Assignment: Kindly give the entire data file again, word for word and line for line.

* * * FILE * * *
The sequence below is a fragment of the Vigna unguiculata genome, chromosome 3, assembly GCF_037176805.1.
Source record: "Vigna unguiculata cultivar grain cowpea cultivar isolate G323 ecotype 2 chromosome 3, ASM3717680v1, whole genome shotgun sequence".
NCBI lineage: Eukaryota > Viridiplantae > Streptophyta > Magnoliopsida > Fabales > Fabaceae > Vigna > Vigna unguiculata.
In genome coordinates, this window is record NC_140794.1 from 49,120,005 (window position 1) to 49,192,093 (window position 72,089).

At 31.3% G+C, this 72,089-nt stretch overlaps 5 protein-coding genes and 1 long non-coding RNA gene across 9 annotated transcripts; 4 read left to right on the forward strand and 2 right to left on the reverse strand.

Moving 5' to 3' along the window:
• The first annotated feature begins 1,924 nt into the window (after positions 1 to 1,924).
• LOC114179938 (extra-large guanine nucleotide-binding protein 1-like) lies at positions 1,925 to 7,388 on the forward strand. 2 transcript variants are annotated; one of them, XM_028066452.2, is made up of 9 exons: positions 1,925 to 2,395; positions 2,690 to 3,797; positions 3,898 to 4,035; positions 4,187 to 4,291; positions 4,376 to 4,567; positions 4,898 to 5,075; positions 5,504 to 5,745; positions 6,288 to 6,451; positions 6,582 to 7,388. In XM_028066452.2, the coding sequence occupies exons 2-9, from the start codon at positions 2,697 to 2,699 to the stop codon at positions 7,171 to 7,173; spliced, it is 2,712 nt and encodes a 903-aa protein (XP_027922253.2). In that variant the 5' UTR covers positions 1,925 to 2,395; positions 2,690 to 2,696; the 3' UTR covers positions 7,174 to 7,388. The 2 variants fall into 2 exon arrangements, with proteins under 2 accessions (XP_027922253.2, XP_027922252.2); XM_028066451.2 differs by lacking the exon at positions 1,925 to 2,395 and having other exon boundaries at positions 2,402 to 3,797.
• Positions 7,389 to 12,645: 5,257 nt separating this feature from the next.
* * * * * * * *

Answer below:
The sequence below is a fragment of the Vigna unguiculata genome, chromosome 3, assembly GCF_037176805.1.
Source record: "Vigna unguiculata cultivar grain cowpea cultivar isolate G323 ecotype 2 chromosome 3, ASM3717680v1, whole genome shotgun sequence".
NCBI lineage: Eukaryota > Viridiplantae > Streptophyta > Magnoliopsida > Fabales > Fabaceae > Vigna > Vigna unguiculata.
In genome coordinates, this window is record NC_140794.1 from 49,120,005 (window position 1) to 49,192,093 (window position 72,089).

At 31.3% G+C, this 72,089-nt stretch overlaps 5 protein-coding genes and 1 long non-coding RNA gene across 9 annotated transcripts; 4 read left to right on the forward strand and 2 right to left on the reverse strand.

Moving 5' to 3' along the window:
• The first annotated feature begins 1,924 nt into the window (after positions 1 to 1,924).
• LOC114179938 (extra-large guanine nucleotide-binding protein 1-like) lies at positions 1,925 to 7,388 on the forward strand. 2 transcript variants are annotated; one of them, XM_028066452.2, is made up of 9 exons: positions 1,925 to 2,395; positions 2,690 to 3,797; positions 3,898 to 4,035; positions 4,187 to 4,291; positions 4,376 to 4,567; positions 4,898 to 5,075; positions 5,504 to 5,745; positions 6,288 to 6,451; positions 6,582 to 7,388. In XM_028066452.2, the coding sequence occupies exons 2-9, from the start codon at positions 2,697 to 2,699 to the stop codon at positions 7,171 to 7,173; spliced, it is 2,712 nt and encodes a 903-aa protein (XP_027922253.2). In that variant the 5' UTR covers positions 1,925 to 2,395; positions 2,690 to 2,696; the 3' UTR covers positions 7,174 to 7,388. The 2 variants fall into 2 exon arrangements, with proteins under 2 accessions (XP_027922253.2, XP_027922252.2); XM_028066451.2 differs by lacking the exon at positions 1,925 to 2,395 and having other exon boundaries at positions 2,402 to 3,797.
• Positions 7,389 to 12,645: 5,257 nt separating this feature from the next.